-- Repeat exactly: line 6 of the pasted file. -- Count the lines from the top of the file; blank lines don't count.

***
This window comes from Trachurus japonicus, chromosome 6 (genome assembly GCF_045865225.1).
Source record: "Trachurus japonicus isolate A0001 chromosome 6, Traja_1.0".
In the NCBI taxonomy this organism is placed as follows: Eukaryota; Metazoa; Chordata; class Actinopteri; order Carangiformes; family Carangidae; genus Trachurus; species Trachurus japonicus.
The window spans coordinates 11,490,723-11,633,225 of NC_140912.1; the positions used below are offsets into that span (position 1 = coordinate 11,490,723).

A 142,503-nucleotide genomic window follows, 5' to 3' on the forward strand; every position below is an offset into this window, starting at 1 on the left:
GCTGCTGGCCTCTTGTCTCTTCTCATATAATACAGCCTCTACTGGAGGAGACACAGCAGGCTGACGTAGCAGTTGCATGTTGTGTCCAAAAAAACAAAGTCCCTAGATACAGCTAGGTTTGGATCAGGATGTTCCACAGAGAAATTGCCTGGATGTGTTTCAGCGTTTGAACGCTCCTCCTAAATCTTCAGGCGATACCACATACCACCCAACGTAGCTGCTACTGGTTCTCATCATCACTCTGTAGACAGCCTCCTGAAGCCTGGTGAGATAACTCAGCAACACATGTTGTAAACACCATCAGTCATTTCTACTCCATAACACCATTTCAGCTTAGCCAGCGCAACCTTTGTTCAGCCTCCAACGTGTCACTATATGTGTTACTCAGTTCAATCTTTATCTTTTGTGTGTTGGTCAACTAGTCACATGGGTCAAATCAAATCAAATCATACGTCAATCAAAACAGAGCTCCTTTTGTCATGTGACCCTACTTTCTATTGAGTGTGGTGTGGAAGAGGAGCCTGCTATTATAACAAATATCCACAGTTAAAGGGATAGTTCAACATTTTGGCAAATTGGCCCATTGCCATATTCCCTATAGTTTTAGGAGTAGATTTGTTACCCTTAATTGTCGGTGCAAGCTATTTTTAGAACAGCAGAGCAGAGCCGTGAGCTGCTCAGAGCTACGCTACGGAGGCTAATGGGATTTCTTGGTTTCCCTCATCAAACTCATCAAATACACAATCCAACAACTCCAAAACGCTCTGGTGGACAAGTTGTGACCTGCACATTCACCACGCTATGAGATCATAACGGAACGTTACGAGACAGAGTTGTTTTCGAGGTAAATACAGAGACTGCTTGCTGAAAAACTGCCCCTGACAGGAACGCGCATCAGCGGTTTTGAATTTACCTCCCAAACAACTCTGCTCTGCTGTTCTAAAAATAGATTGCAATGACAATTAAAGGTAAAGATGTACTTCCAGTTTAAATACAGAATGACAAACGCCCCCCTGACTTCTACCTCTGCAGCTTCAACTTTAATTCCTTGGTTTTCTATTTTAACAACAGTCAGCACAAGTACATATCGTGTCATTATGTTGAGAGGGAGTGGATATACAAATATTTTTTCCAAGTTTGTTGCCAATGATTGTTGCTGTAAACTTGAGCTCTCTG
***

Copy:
GCTGCTGGCCTCTTGTCTCTTCTCATATAATACAGCCTCTACTGGAGGAGACACAGCAGGCTGACGTAGCAGTTGCATGTTGTGTCCAAAAAAACAAAGTCCCTAGATACAGCTAGGTTTGGATCAGGATGTTCCACAGAGAAATTGCCTGGATGTGTTTCAGCGTTTGAACGCTCCTCCTAAATCTTCAGGCGATACCACATACCACCCAACGTAGCTGCTACTGGTTCTCATCATCACTCTGTAGACAGCCTCCTGAAGCCTGGTGAGATAACTCAGCAACACATGTTGTAAACACCATCAGTCATTTCTACTCCATAACACCATTTCAGCTTAGCCAGCGCAACCTTTGTTCAGCCTCCAACGTGTCACTATATGTGTTACTCAGTTCAATCTTTATCTTTTGTGTGTTGGTCAACTAGTCACATGGGTCAAATCAAATCAAATCATACGTCAATCAAAACAGAGCTCCTTTTGTCATGTGACCCTACTTTCTATTGAGTGTGGTGTGGAAGAGGAGCCTGCTATTATAACAAATATCCACAGTTAAAGGGATAGTTCAACATTTTGGCAAATTGGCCCATTGCCATATTCCCTATAGTTTTAGGAGTAGATTTGTTACCCTTAATTGTCGGTGCAAGCTATTTTTAGAACAGCAGAGCAGAGCCGTGAGCTGCTCAGAGCTACGCTACGGAGGCTAATGGGATTTCTTGGTTTCCCTCATCAAACTCATCAAATACACAATCCAACAACTCCAAAACGCTCTGGTGGACAAGTTGTGACCTGCACATTCACCACGCTATGAGATCATAACGGAACGTTACGAGACAGAGTTGTTTTCGAGGTAAATACAGAGACTGCTTGCTGAAAAACTGCCCCTGACAGGAACGCGCATCAGCGGTTTTGAATTTACCTCCCAAACAACTCTGCTCTGCTGTTCTAAAAATAGATTGCAATGACAATTAAAGGTAAAGATGTACTTCCAGTTTAAATACAGAATGACAAACGCCCCCCTGACTTCTACCTCTGCAGCTTCAACTTTAATTCCTTGGTTTTCTATTTTAACAACAGTCAGCACAAGTACATATCGTGTCATTATGTTGAGAGGGAGTGGATATACAAATATTTTTTCCAAGTTTGTTGCCAATGATTGTTGCTGTAAACTTGAGCTCTCTG